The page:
Take a look at the cover for Hellbilly Deluxe 2 and compare it to the artwork of Rob Zombie’s previous record, 2006’s Educated Horses. A pretty damn sizable change, right? If you were unfamiliar with Zombie as a character and a pop culture figure, you could easily look at the Educated Horses art and mistake it for some kind of introspective acoustic album, the only clue being the slightly jagged font in which Zombie’s name is written. In 2006, he looked about as clean and normal as he ever has, and he seems to gaze pensively into the distance, pondering one thing or another. On the cover of Hellbilly Deluxe 2, however, Zombie stares you down directly with blood on his face, horrific scars on his skin, and his teeth bared; the bold and brazen logo surrounding his profile frame him like a panel out of a comic book. The message is clear: this is going to be one wild ride.
Given the album’s follow-up status to Rob Zombie’s original psychedelic nightmare hit-factory, it couldn’t be any other way. Album sequels are often a dangerous idea. So many heritage artists have to contend with their new work constantly being compared to their early achievements, regardless of the fact that those past albums were often made in wholly different circumstances, in a different time and by fundamentally different people. Many naturally do their best to distance themselves from that idea, highlighting their growth and evolution.
So you decide to bill your new album as a sequel to your renowned classic? You’re just asking for comparisons, and the scrutiny is going to be more intense than ever. Added to that, the original Hellbilly Deluxe isn’t comparable to something like King Diamond’s Abigail, where there is a clear story and concept that can flow into a new work, making its follow-up a narrative necessity. Hellbilly Deluxe is just a collection of massive, horror-themed metal club bangers, and Zombie could continue making those under any name he pleased.
It was almost a shock, then, how much of a success Hellbilly Deluxe 2: Noble Jackals, Penny Dreadfuls And The Systematic Dehumanization Of Cool (to give it its full title) actually ended up being. This was the most unrelentingly schlocky record Rob Zombie had made in ages, with plenty of carnival thrills up its sleeve. Opener “Jesus Frankenstein” simply slams, creeping in at first with eerie guitar flourishes before that verse riff finally snaps into place like a broken neck in one of Zombie’s films. Its chanted chorus is incredibly simplistic, but that just makes you want to shout it all the louder. Likewise, “Sick Bubblegum” has all the makings of an archetypal Rob Zombie stomper, and the first single “What?” is an absolute riot, Zombie demonstrating just how much fun he’s having straight from his opening “Alright!”
To describe this album as a hard reset would be an exaggeration, as tracks such as “Mars Needs Women” and the manic hard rock hoedown of “Werewolf, Baby!” showcase some of the increased bluesy elements he’d played with on Educated Horses. What it does see, though, is Zombie writing with his actual touring band for the first time in such a collaborative fashion. The result is to almost give Hellbilly Deluxe 2 a garage feel, less that of an industrial metal album and more in tune with the 70s shock-rock that Zombie grew up with, just with more delirious bells and whistles thrown on top as he makes an album as wild-eyed and deviant as is feasible. “Werewolf Women Of The SS” feels like it could be the ludicrous cartoon theme tune to Zombie’s frankly mental animated movie El Superbeasto. Then, as the album closes on “The Man Who Laughs,” a typical grooving Rob Zombie riffs rides underneath string arrangements that add an element previously rather alien to Zombie’s music: sophistication.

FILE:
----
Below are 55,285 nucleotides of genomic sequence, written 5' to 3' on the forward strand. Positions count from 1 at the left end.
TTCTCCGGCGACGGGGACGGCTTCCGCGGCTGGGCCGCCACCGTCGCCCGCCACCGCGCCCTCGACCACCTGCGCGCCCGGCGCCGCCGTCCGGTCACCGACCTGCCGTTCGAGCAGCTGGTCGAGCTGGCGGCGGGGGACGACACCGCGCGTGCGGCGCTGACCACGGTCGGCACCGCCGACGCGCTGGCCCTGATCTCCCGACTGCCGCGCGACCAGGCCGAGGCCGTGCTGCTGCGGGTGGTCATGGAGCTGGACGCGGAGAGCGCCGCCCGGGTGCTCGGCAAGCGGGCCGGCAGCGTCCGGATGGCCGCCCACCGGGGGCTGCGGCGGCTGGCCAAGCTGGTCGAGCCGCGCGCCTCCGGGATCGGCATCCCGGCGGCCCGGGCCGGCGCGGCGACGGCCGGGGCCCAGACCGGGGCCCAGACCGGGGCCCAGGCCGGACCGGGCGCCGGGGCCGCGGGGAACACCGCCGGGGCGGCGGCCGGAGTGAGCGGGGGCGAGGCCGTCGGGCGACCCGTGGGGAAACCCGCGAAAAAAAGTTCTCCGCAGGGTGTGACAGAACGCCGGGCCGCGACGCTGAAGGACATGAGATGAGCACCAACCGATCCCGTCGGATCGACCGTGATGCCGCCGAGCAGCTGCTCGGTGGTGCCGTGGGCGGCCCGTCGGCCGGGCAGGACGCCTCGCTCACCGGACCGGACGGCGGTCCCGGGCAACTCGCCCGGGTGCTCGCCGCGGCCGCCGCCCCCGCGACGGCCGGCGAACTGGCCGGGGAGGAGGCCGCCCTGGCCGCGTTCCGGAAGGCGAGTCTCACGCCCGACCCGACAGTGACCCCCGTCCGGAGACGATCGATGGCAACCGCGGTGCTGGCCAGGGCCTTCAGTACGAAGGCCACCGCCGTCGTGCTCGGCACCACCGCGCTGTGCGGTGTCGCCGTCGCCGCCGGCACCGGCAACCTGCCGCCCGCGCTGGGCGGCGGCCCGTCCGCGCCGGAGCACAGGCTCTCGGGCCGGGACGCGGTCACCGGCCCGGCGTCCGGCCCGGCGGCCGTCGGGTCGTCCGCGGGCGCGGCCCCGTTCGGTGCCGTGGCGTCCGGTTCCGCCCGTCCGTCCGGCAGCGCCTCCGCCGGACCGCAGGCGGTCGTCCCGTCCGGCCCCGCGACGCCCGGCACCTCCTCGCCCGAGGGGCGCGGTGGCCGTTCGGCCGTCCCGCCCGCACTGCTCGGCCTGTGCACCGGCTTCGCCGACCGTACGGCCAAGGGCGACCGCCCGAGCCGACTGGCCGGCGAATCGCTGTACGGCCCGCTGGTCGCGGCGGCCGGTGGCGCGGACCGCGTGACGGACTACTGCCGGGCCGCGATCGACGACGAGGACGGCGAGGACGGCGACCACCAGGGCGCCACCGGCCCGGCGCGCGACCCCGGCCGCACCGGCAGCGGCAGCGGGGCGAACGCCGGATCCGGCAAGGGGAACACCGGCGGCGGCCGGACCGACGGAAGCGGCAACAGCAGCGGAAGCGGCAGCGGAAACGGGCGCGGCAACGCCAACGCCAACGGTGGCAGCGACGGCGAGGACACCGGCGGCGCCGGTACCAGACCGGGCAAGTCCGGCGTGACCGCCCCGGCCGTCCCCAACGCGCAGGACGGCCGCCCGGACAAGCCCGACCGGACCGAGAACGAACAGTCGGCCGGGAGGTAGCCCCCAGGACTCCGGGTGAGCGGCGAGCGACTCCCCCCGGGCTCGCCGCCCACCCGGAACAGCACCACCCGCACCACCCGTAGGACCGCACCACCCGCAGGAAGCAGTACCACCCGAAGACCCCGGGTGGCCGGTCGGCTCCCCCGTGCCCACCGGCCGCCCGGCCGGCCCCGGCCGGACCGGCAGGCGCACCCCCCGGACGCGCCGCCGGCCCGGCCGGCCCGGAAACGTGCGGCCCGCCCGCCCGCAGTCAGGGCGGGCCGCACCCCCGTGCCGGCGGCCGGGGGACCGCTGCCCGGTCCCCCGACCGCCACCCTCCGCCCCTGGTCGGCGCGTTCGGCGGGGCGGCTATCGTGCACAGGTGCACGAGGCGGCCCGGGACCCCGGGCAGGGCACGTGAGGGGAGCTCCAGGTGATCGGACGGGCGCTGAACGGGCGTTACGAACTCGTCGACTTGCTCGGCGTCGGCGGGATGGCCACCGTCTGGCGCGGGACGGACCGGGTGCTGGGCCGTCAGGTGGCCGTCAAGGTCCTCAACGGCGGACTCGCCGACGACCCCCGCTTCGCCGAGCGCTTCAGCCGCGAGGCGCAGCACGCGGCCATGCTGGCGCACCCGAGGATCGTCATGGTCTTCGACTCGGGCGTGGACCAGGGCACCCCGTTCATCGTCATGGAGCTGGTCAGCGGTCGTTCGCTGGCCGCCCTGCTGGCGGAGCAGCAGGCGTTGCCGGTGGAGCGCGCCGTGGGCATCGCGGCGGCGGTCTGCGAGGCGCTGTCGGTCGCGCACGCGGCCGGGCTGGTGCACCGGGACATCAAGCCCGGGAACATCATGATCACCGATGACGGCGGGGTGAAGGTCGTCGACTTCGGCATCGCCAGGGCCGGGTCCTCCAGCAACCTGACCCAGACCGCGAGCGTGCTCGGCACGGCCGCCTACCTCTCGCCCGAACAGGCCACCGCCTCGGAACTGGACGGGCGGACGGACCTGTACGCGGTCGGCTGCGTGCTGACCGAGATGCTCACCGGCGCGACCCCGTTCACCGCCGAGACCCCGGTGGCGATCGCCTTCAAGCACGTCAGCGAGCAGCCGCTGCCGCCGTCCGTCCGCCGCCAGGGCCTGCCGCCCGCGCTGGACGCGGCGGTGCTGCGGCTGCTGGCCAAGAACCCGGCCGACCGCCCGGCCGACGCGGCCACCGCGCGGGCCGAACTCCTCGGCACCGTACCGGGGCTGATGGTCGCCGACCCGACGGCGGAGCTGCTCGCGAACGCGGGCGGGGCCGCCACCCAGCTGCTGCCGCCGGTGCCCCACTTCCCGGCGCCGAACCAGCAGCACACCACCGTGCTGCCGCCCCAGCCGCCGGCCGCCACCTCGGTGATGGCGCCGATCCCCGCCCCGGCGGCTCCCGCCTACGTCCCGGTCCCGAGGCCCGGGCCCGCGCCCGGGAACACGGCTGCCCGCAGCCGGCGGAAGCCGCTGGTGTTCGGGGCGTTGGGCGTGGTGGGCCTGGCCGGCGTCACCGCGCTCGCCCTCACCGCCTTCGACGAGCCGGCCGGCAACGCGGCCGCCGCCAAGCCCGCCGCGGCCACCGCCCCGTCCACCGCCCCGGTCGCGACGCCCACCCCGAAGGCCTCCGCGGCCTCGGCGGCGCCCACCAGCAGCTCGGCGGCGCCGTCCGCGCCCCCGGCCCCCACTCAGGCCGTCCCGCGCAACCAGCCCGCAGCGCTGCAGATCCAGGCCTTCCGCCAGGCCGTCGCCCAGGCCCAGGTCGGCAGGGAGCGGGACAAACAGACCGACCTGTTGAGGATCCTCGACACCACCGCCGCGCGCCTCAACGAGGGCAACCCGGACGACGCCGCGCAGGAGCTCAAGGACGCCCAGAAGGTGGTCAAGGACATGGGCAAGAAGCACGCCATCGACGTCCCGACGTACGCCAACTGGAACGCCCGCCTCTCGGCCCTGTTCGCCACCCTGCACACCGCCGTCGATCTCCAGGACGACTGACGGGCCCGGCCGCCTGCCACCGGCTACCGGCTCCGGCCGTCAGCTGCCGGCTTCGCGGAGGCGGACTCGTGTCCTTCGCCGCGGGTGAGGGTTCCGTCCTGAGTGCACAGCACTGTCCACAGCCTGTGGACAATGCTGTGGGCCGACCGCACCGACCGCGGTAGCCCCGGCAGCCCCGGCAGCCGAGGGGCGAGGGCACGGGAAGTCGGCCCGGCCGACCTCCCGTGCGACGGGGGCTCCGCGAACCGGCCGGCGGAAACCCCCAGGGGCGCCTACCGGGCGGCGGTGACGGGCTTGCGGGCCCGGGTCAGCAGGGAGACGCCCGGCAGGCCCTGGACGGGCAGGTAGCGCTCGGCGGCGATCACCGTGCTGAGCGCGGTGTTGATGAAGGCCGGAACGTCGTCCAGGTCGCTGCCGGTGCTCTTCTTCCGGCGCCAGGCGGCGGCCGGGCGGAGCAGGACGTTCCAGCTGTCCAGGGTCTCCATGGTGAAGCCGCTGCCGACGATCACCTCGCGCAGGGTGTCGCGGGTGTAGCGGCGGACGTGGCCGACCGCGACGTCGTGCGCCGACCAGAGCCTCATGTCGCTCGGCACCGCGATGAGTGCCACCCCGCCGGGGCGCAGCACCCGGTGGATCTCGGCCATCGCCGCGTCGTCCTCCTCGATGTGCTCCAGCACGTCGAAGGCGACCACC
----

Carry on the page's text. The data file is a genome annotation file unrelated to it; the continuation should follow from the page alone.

Throughout the 00s, Zombie showed far more interest in making his beloved horror movies than penning another collection of depraved dancefloor hip-shakers, to the point of leading fans to wonder whether he’d ever bother coming back to music at all. Solely in terms of the amount of people he reached, it’d be hard to blame him. More people saw Zombie’s Halloween remake than had picked up his albums, the film pulling over $80 million at the box office. There was a five-year gap between The Sinister Urge and Educated Horses, and a four-year gap between that album and Hellbilly Deluxe 2. Recording for the latter had wrapped up by late 2008, but it wasn’t until February 2, 2010, that the album saw the light of day, because Zombie was busy working on Halloween’s sequel.
In contrast, since Hellbilly Deluxe 2, Rob Zombie has reliably released an album every three years, and remains a staple on the festival circuit. It’s not too much of a stretch to suggest that Hellbilly Deluxe 2 is the album that brought Zombie firmly back into the musical world as a constant and dependably freaky presence – a moment that saw Zombie reclimb the mountain of rock and entrench his flag more deeply at the top than he had in some time, no matter what opportunities Hollywood threw at him. For that alone, the album’s sequel billing to his breakthrough classic seems apt in a way we perhaps hadn’t predicted at the time.